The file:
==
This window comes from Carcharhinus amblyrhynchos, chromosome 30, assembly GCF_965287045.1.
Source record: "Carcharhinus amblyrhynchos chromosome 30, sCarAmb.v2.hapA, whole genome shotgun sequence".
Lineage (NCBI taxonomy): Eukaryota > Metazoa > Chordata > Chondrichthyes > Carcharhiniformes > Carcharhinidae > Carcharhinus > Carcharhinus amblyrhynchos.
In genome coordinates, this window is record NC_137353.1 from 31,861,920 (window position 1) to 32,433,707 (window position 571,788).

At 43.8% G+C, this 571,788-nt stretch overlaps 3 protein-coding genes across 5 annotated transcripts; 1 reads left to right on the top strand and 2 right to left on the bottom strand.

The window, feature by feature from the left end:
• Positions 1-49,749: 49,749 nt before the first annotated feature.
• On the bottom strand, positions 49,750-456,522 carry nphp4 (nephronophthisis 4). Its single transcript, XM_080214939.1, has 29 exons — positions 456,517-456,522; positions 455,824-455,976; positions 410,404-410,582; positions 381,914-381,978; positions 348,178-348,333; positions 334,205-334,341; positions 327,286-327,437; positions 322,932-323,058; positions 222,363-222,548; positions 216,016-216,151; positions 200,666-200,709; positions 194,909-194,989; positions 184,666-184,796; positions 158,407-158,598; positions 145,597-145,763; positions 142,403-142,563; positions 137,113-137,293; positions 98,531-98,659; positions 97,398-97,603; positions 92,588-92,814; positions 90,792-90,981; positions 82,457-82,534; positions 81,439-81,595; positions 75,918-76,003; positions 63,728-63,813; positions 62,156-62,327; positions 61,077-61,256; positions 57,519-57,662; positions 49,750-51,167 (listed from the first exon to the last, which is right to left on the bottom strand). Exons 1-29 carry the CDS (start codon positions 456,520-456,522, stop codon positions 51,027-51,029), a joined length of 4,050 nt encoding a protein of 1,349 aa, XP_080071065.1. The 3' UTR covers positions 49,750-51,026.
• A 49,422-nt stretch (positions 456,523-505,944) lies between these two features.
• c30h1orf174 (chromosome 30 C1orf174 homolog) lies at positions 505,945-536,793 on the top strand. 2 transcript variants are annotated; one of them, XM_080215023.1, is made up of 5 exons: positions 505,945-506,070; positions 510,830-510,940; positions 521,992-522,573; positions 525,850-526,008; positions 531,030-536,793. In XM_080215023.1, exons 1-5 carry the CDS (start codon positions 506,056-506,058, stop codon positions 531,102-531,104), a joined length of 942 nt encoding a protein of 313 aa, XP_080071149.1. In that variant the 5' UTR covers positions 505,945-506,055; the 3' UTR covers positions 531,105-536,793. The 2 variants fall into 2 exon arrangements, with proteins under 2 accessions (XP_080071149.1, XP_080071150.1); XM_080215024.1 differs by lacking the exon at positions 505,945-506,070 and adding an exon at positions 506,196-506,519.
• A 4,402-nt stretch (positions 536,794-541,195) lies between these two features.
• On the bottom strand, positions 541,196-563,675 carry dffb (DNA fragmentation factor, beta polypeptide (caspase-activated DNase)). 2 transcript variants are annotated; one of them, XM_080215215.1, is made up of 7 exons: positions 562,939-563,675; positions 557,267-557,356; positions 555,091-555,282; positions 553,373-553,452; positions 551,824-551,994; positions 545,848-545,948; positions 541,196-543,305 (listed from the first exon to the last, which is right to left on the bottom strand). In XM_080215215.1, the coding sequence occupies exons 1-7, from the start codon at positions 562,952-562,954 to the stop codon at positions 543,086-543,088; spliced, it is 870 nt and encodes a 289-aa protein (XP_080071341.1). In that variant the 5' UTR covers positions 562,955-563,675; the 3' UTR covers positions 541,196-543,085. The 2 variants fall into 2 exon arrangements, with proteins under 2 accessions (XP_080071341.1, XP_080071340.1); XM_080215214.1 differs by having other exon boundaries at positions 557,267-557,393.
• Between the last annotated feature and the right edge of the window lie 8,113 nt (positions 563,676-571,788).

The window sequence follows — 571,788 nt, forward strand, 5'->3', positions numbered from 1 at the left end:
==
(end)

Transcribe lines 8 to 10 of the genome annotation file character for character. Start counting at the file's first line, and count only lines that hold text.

• On the bottom strand, positions 49,750-456,522 carry nphp4 (nephronophthisis 4). Its single transcript, XM_080214939.1, has 29 exons — positions 456,517-456,522; positions 455,824-455,976; positions 410,404-410,582; positions 381,914-381,978; positions 348,178-348,333; positions 334,205-334,341; positions 327,286-327,437; positions 322,932-323,058; positions 222,363-222,548; positions 216,016-216,151; positions 200,666-200,709; positions 194,909-194,989; positions 184,666-184,796; positions 158,407-158,598; positions 145,597-145,763; positions 142,403-142,563; positions 137,113-137,293; positions 98,531-98,659; positions 97,398-97,603; positions 92,588-92,814; positions 90,792-90,981; positions 82,457-82,534; positions 81,439-81,595; positions 75,918-76,003; positions 63,728-63,813; positions 62,156-62,327; positions 61,077-61,256; positions 57,519-57,662; positions 49,750-51,167 (listed from the first exon to the last, which is right to left on the bottom strand). Exons 1-29 carry the CDS (start codon positions 456,520-456,522, stop codon positions 51,027-51,029), a joined length of 4,050 nt encoding a protein of 1,349 aa, XP_080071065.1. The 3' UTR covers positions 49,750-51,026.
• A 49,422-nt stretch (positions 456,523-505,944) lies between these two features.
• c30h1orf174 (chromosome 30 C1orf174 homolog) lies at positions 505,945-536,793 on the top strand. 2 transcript variants are annotated; one of them, XM_080215023.1, is made up of 5 exons: positions 505,945-506,070; positions 510,830-510,940; positions 521,992-522,573; positions 525,850-526,008; positions 531,030-536,793. In XM_080215023.1, exons 1-5 carry the CDS (start codon positions 506,056-506,058, stop codon positions 531,102-531,104), a joined length of 942 nt encoding a protein of 313 aa, XP_080071149.1. In that variant the 5' UTR covers positions 505,945-506,055; the 3' UTR covers positions 531,105-536,793. The 2 variants fall into 2 exon arrangements, with proteins under 2 accessions (XP_080071149.1, XP_080071150.1); XM_080215024.1 differs by lacking the exon at positions 505,945-506,070 and adding an exon at positions 506,196-506,519.